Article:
Enough with deportations and Secure Communities

Mariel Fiori

Mariel Fiori

The deportation of immigrants has increased exponentially. We know this because of the cases we unfortunately hear and read about every day. More than one million people have been deported since the beginning of the Obama administration.

Last year, there were almost 400,000 deportations, and more than 300,000 people are currently awaiting deportation proceedings. Deportations do not solve any problems; rather, they exacerbate them, as there is no immigration reform in sight and no consolation for the thousands of families affected, not even relief for the local economies that are left without manual labor, as is being seen in Alabama, for example.

The main cause of these mass deportations  is the infamous S-Comm program (or Secure Communities), a collaboration between local police and immigration authorities.

A new study, “Safe Communities in Numbers: An Analysis of Demographics and Due Process,” [pdf] blames the S-Comm program for illegal arrests of immigrants and detention and deportation without a hearing and without representation. It suggests racial discrimination and warns that a major concern is that U.S. citizens are being arrested as well. Most of the people arrested in the rapidly growing federal immigration program are jailed without bail, without access to a lawyer and without a hearing in court, according to the report.

S-Comm counts on the support of local police in order to catch non-citizens and deport them. The digital fingerprints of people in local jails (many for minor infractions) are sent to the Department of Homeland Security to verify their immigration status. This has allowed police to allow immigration officers to verify the immigration status of anyone detained in jail.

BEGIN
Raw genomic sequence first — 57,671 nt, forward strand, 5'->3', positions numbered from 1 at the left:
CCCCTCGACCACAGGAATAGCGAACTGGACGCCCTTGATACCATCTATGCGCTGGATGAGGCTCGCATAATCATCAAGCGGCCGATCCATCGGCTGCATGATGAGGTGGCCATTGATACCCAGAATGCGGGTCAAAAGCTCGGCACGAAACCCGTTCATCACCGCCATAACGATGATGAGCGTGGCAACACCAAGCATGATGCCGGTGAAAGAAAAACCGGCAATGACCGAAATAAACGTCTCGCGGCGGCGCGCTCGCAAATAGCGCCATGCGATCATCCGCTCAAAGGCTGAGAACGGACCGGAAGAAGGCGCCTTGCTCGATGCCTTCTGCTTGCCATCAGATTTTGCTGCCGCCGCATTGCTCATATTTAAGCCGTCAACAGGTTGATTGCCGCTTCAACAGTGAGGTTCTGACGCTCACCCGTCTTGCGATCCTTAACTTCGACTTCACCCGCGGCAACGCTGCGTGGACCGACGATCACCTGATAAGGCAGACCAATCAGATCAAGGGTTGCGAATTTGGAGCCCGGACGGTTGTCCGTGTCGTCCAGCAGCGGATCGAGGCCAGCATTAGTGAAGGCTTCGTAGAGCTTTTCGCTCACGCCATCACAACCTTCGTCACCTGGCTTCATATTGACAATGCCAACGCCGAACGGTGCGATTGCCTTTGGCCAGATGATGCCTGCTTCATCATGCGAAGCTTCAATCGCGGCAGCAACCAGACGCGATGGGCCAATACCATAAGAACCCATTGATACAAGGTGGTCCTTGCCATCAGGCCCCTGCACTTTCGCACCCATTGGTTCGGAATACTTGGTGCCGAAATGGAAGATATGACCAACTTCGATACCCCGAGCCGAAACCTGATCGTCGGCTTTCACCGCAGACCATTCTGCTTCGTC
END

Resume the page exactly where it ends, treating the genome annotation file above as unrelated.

The report, from the Chief Justice Earl Warren Institute on Law and Social Policy at the University of California, Berkeley Law School, is the first detailed analysis of information about S-Comm. Its data were attained through the Freedom of Information Act.

The main findings of this study include:

  • 3,600 U.S. citizens have been arrested by ICE through the S-Comm program, despite the fact that citizens, by definition, should not be subjected to immigration detention.
  • 88,000 families with U.S. citizen members have been affected by S-Comm through the arrest of a family member.
  • Latinos represent 93% of the people arrested through S-Comm, despite making up 77% of the undocumented immigrant population in the United States.
  • Only 52% of the people arrested through S-Comm were scheduled for a hearing before an immigration judge.
  • Only 24% of people arrested through S-Comm who received a hearing were represented by an attorney. In contrast, 41% of all defendants who go before immigration court had legal representation.
  • Only 2% of non-citizens arrested through S-Comm were saved from deportation by an immigration judge. In comparison, 14% of all defendants at immigration court are granted this benefit.
  • The grand majority, 83%, of people arrested through S-Comm remain detained by ICE, in comparison with the average people detained by the Department of Homeland Security of 62%. It doesn’t appear that ICE exercise any type of discretion when deciding to detain the people arrested through S-Comm.

“The wrongful arrest of thousands of U.S. citizens demonstrates that, too often, ICE’s protocol is arrest first, investigate second. This flies in the face of the Constitution. With these numbers finally public, ICE must confront the deep flaws in the program that have led to these wrongful arrests and to the disproportionate targeting of young Latino men,” said Professor Peter L. Markowitz, director of the Kathryn O. Greenberg Immigration Justice Clinic and co-author of the study.

The report recommends increasing the transparency of the program, adding safeguards to prevent the arrests of U.S. citizens, investigating evidence of discrimination against Latinos, providing access to lawyers and suspending the program until these recommendations are followed. From La Voz, we ask the same thing: Stop the deportations and enough with S-Comm.

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